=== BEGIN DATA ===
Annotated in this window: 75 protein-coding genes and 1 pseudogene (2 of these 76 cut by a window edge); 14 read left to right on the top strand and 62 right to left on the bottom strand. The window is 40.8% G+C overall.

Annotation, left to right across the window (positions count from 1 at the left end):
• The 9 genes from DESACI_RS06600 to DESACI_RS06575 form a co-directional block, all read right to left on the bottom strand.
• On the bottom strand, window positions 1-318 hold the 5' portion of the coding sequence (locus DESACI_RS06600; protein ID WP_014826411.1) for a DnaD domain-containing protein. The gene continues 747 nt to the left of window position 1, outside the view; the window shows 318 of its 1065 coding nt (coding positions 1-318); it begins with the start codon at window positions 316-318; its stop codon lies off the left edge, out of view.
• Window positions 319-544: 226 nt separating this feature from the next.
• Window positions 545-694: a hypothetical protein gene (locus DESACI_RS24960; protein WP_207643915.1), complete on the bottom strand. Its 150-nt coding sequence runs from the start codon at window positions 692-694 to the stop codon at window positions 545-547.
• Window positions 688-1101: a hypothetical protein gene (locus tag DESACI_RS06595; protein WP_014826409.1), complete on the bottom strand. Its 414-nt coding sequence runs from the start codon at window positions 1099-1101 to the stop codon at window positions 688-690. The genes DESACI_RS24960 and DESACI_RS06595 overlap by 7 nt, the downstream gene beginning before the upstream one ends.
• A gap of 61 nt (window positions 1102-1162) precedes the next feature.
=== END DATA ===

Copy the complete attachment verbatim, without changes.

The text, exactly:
Annotated in this window: 75 protein-coding genes and 1 pseudogene (2 of these 76 cut by a window edge); 14 read left to right on the top strand and 62 right to left on the bottom strand. The window is 40.8% G+C overall.

Annotation, left to right across the window (positions count from 1 at the left end):
• The 9 genes from DESACI_RS06600 to DESACI_RS06575 form a co-directional block, all read right to left on the bottom strand.
• On the bottom strand, window positions 1-318 hold the 5' portion of the coding sequence (locus DESACI_RS06600; protein ID WP_014826411.1) for a DnaD domain-containing protein. The gene continues 747 nt to the left of window position 1, outside the view; the window shows 318 of its 1065 coding nt (coding positions 1-318); it begins with the start codon at window positions 316-318; its stop codon lies off the left edge, out of view.
• Window positions 319-544: 226 nt separating this feature from the next.
• Window positions 545-694: a hypothetical protein gene (locus DESACI_RS24960; protein WP_207643915.1), complete on the bottom strand. Its 150-nt coding sequence runs from the start codon at window positions 692-694 to the stop codon at window positions 545-547.
• Window positions 688-1101: a hypothetical protein gene (locus tag DESACI_RS06595; protein WP_014826409.1), complete on the bottom strand. Its 414-nt coding sequence runs from the start codon at window positions 1099-1101 to the stop codon at window positions 688-690. The genes DESACI_RS24960 and DESACI_RS06595 overlap by 7 nt, the downstream gene beginning before the upstream one ends.
• A gap of 61 nt (window positions 1102-1162) precedes the next feature.